Relations soured last year after Emmanuel Macron’s comments on Algeria’s history led to a diplomatic rift.
French President Emmanuel Macron will visit Algeria next week in a bid to improve strained ties between Paris and Algiers.
Macron accepted an invitation by Algerian President Abdelmadjid Tebboune, his office said on Saturday. It will be Macron’s second official visit to the North African country after a brief one in December 2017 at the start of his first term when Abdelaziz Bouteflika was still president.
French-Algerian ties hit a low late last year after Macron reportedly questioned whether Algeria had existed as a nation before the French invasion and accused its “political-military system” of rewriting history and fomenting “hatred towards France”.
Algeria withdrew its ambassador in response, but the two sides appear to have mended ties since.
“This trip will contribute to deepening the bilateral relationship looking to the future … to reinforce Franco-Algerian cooperation in the face of regional challenges and to continue the work of addressing the past,” France’s presidency said in a statement after a call between Macron and Tebboune.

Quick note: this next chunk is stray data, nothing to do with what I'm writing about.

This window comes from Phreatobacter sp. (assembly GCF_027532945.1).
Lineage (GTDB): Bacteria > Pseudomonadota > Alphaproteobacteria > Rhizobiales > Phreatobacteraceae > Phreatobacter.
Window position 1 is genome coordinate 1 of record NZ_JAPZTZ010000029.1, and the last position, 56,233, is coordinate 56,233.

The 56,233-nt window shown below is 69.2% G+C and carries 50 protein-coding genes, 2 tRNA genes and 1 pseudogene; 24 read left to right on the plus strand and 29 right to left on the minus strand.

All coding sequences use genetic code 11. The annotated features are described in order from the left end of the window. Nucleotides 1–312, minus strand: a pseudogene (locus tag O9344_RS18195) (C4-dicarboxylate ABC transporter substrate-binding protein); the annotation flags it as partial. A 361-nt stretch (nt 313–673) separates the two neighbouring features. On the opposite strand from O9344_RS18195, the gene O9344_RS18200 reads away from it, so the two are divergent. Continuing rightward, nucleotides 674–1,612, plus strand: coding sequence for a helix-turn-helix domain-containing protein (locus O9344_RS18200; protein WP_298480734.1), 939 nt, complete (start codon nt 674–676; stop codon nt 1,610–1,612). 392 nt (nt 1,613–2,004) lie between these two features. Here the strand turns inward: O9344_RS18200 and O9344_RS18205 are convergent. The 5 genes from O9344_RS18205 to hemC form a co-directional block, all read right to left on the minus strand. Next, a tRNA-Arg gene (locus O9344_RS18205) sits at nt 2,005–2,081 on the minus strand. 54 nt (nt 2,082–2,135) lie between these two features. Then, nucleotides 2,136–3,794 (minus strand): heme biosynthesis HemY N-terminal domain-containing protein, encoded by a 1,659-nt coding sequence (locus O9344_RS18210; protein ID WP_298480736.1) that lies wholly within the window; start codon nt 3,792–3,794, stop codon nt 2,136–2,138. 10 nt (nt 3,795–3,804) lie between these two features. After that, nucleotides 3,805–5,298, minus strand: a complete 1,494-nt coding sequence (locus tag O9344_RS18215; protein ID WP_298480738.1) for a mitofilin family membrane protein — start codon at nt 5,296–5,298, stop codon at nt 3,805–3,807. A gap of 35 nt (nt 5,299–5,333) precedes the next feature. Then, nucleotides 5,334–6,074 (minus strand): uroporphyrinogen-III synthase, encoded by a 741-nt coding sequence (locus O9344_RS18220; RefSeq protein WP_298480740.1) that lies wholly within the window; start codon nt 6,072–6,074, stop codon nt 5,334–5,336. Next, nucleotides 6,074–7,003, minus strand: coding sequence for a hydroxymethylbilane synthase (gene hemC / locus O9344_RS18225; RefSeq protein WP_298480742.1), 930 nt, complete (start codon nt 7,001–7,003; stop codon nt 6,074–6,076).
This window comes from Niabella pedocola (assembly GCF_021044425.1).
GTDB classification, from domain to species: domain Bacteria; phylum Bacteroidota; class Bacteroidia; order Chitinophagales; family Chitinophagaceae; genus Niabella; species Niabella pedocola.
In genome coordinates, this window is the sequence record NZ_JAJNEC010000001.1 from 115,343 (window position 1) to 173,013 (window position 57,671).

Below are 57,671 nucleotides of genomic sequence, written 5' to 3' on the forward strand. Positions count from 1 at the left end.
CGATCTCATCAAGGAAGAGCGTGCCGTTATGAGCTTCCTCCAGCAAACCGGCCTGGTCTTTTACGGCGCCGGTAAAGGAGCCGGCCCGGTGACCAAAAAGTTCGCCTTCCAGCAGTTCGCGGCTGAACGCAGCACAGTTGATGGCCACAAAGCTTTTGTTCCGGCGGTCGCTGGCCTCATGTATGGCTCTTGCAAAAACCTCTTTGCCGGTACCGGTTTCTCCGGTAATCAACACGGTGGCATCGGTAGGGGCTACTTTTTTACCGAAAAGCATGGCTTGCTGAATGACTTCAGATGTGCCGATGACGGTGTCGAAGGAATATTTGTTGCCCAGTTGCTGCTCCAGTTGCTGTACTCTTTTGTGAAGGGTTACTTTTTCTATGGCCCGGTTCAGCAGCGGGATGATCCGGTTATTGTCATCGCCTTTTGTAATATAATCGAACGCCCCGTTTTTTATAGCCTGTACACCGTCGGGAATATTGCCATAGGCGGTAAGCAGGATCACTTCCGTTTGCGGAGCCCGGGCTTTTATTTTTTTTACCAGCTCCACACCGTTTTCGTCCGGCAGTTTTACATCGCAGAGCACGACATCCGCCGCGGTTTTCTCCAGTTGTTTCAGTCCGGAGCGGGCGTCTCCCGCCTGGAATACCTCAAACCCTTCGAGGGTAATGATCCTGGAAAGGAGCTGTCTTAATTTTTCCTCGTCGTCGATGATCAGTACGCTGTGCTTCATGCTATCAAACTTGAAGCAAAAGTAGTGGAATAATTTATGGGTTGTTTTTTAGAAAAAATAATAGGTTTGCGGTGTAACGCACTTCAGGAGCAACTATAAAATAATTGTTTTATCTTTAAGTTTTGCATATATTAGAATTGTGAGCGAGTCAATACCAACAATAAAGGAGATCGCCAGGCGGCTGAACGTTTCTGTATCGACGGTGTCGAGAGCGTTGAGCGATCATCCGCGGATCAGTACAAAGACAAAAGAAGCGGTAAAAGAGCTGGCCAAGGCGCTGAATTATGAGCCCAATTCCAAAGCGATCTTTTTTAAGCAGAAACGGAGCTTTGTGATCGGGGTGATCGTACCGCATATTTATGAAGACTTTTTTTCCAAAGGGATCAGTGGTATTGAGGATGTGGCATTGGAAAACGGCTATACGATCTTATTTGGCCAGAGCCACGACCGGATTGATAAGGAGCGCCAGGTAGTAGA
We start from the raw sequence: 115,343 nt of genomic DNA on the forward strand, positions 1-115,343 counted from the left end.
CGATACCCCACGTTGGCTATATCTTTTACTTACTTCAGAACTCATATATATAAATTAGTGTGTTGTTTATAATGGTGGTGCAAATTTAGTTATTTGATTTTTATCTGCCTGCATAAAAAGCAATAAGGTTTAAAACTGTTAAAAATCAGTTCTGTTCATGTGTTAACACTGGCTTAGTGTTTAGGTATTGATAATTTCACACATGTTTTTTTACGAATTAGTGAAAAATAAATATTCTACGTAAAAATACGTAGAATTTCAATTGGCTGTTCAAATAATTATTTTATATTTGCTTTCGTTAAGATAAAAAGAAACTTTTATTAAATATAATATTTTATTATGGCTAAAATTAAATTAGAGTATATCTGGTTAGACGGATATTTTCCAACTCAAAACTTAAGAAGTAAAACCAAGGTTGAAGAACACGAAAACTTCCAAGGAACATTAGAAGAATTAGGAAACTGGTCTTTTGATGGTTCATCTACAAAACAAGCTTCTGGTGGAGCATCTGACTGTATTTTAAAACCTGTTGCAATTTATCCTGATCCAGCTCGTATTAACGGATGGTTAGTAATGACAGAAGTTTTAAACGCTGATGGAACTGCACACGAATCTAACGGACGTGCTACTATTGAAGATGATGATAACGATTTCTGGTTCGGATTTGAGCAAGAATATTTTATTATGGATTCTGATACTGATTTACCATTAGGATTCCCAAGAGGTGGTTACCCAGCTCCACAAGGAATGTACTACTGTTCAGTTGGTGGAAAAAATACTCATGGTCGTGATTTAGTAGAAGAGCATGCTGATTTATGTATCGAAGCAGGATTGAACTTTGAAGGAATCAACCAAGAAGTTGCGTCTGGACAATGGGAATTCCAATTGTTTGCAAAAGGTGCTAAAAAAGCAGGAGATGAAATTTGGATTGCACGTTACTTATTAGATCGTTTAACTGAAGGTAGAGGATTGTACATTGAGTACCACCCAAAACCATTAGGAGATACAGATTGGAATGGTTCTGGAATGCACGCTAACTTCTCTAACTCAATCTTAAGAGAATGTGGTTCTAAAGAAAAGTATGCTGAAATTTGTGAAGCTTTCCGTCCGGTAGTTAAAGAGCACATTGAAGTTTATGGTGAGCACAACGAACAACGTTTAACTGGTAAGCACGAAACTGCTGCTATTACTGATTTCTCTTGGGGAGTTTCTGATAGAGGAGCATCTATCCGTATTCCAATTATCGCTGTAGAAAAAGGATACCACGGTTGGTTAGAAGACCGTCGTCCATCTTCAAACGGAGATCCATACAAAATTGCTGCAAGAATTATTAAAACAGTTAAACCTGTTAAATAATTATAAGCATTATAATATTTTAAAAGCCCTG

Macron is to visit the former French colony from August 25-27.
The North African country won its independence from France following a gruelling eight-year war, which ended with the signing in March 1962 of the Evian Accords.
On July 5 of the same year, days after 99.72 percent voted for independence in a referendum, Algeria finally broke free from colonial rule – but memories of the 132-year occupation continue to haunt ties with France.
Algeria’s war of independence left hundreds of thousands dead. French historians say half-a-million civilians and combatants died – 400,000 of them Algerian – while the Algerian authorities insist 1.5 million were killed.
But six decades on, despite a string of gestures by Macron, France has ruled out any form of apology for the colonial period.
The French presidency announced an upcoming visit as Algeria reels from devastating wildfires exacerbated by climate change.
Fires in northeastern Algeria have killed 38 people, and ravaged more than 10 percent of a UNESCO-listed biosphere reserve.
While the northeastern fires have been largely extinguished, firefighters fought two blazes in the far west on Saturday, the Algerian civil defence said.
Macron offered Tebboune France’s land and air firefighting services to help, the presidency said.
Thanks to its large natural gas reserves, Algeria recently has also become a centre of attention for the European Union in its efforts to cut back imports from Russia.
Macron’s trip will be the French president’s second to Algeria as head of state, and will take him to both the capital Algiers and second city Oran.
Tebboune, Bouteflika’s former prime minister, won presidential elections in 2019 after mass protests forced his ageing predecessor to resign.